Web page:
Chantale's life was turned upside down when the devastating 2010 earthquake in Haiti tore her family apart.
Not only was she forced to move out of her home and into Canaan, a settlement for earthquake victims more than an hour away, she was separated from her eldest son, Jacky, for four years following the devastation.
Now, an online campaign is aiming to help Chantale, a single mother of five, build a sustainable future for herself and her family.
According to Crowdrise, Jacky, who was 8 years old in 2010, was forced into child slavery after being separated from his mom. He escaped servitude but was homeless. In order to survive, he lived on the streets, begged for food and slept under abandoned cars.
Jacky was discovered living without shelter last July by Haiti Mama, a nonprofit committed to connecting homeless children with their families, Crowdrise told The Huffington Post. Within a month, the organization's social work team tracked down Jacky's maternal aunt, who informed them Chantale was living in Canaan.To help Chantale and her family access basic living essentials -- including food, a new home, furniture and baby supplies -- donate using the widget below.
Last August, a social worker from Haiti Mama took Jacky to Canaan in search of his mom, according to Crowdrise. Jacky spotted Chantale, and the two ran to one another with outstretched arms, crying.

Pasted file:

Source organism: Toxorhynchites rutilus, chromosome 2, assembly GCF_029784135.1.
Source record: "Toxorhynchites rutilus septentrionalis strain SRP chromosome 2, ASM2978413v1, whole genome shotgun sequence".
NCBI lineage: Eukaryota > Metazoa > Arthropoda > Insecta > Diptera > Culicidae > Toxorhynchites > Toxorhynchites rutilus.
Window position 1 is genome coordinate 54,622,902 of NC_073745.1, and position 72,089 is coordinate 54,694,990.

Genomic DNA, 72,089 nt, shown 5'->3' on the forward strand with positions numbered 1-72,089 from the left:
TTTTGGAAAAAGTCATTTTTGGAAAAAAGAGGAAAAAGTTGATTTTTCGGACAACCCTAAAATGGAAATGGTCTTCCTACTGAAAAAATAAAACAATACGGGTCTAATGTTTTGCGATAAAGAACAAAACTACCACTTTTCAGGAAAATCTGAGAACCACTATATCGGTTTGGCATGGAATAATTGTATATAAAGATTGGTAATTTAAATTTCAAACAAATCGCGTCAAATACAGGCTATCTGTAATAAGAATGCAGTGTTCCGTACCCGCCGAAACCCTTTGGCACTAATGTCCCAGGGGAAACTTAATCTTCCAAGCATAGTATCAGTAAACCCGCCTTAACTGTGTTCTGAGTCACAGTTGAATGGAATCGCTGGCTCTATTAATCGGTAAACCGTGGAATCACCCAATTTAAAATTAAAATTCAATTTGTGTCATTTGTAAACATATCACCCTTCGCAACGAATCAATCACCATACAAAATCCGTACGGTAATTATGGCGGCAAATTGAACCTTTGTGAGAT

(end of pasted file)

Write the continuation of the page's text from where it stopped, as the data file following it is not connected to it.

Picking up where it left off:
Although the family is now whole again, Chantale is still struggling to build a better life for her children.
She's one of many still trying to overcome the tragedy of the 2010 disaster.
According to Oxfam, 1.5 million people were left homeless after the earthquake. Canaan, which is about 8.8 square miles, is still home to somewhere between 150,000 to 200,000 people who are living without a formal water or energy supply, according to U.S. News & World Report.
The Crowdrise fundraiser for Chantale and her family is aiming to raise funds for housing, utilities, furniture, food, school and baby supplies, as well as money for Chantale to start her own business. Learn more and take action here.